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Wind Erosion:
An International Symposium/Workshop

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Daily Wind Patterns: Understanding of Processes

Roel Vining and Dr. James Gregory


Wind speed is an important variable when studying the likelihood and intensity of air quality degradation. High wind speed coupled with other environmental conditions can result in serious wind erosion events like that which occurred in California on Interstate 5 in November 1991, resulting in a 64 vehicle accident. Alternately low winds reduce transport of particulates and gases, and increase the potential of odors from feedlots. Historically, a model based on a sine wave has been used to model mean diurnal variations in wind speed. This paper reports on the function and nature of variations in diurnal changes in wind speed.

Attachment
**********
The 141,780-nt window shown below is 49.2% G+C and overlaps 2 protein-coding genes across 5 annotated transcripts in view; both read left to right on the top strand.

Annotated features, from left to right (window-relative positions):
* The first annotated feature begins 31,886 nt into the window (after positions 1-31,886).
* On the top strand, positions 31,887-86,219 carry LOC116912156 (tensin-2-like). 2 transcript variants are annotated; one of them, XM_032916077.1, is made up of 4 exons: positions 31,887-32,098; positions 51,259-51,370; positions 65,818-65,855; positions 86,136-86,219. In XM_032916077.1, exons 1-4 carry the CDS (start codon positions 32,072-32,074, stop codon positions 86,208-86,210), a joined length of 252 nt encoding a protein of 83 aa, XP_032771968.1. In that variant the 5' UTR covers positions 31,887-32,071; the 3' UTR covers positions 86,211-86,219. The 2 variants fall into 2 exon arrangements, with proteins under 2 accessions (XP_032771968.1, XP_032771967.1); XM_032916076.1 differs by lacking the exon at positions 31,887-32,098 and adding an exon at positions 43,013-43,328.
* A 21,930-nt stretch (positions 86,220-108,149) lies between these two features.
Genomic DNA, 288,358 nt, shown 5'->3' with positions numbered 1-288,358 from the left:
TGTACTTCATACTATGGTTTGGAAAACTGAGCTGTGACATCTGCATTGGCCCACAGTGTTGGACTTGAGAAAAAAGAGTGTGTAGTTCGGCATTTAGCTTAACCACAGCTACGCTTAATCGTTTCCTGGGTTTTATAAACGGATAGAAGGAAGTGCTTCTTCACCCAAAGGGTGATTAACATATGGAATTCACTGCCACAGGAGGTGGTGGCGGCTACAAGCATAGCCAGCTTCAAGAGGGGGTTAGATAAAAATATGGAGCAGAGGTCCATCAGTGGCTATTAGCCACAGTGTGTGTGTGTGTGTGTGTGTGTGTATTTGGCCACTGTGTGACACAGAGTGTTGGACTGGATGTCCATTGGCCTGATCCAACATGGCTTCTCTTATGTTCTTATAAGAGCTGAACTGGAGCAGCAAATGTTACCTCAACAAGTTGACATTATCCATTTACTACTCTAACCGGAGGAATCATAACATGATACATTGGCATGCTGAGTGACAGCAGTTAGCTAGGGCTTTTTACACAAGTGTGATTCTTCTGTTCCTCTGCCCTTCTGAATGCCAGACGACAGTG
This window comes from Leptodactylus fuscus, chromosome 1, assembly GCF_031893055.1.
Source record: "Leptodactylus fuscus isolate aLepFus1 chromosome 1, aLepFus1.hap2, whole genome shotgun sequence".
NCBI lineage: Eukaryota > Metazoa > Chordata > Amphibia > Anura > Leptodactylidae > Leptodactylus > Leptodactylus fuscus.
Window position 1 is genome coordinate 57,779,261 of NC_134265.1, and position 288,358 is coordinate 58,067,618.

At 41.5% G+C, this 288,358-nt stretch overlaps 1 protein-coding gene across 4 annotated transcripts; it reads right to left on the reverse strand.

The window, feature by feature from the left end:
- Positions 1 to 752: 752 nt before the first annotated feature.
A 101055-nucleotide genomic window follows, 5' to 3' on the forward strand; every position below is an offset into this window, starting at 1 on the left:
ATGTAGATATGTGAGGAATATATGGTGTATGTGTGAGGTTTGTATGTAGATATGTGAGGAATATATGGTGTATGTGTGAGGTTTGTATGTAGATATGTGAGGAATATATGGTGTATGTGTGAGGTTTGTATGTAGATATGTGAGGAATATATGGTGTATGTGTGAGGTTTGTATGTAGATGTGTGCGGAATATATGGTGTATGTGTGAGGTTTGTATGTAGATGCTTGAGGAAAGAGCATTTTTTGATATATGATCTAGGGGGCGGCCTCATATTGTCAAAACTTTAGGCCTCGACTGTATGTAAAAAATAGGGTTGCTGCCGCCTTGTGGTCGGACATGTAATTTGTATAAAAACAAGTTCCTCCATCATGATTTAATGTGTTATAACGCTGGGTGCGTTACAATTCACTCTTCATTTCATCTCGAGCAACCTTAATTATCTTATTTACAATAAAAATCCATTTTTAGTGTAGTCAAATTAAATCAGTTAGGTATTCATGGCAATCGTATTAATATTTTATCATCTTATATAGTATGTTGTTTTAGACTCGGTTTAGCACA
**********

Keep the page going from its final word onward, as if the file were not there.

This study builds on previous work done by the authors to describe diurnal wind speed and relative humidity patterns at six locations in the Great Plains. That study found that mean diurnal wind speed is almost constant during dark hours, and follows a parabolic curve during daylight hours. Hourly wind speed data were gathered for 10 locations in different climatic regions across the country: Spokane, WA, Phoenix, AZ, Fresno, CA, Salt Lake City, UT, Casper, WY, Bismarck, ND, Des Moines, IA, Baton Rouge, LA, Albany, NY, and Atlanta, GA. Monthly averages of temperature for each hour of the day were calculated and compared to models previously developed from the Great Plains locations and to a sine wave model. While there were considerable differences between the average wind speed at each location, diurnal variations displayed patterns similar to those previously identified. While providing an acceptable statistical fit, a sine wave model does not adequately describe breakpoints and the shape of diurnal wind speed patterns. The residual error is certainly not random.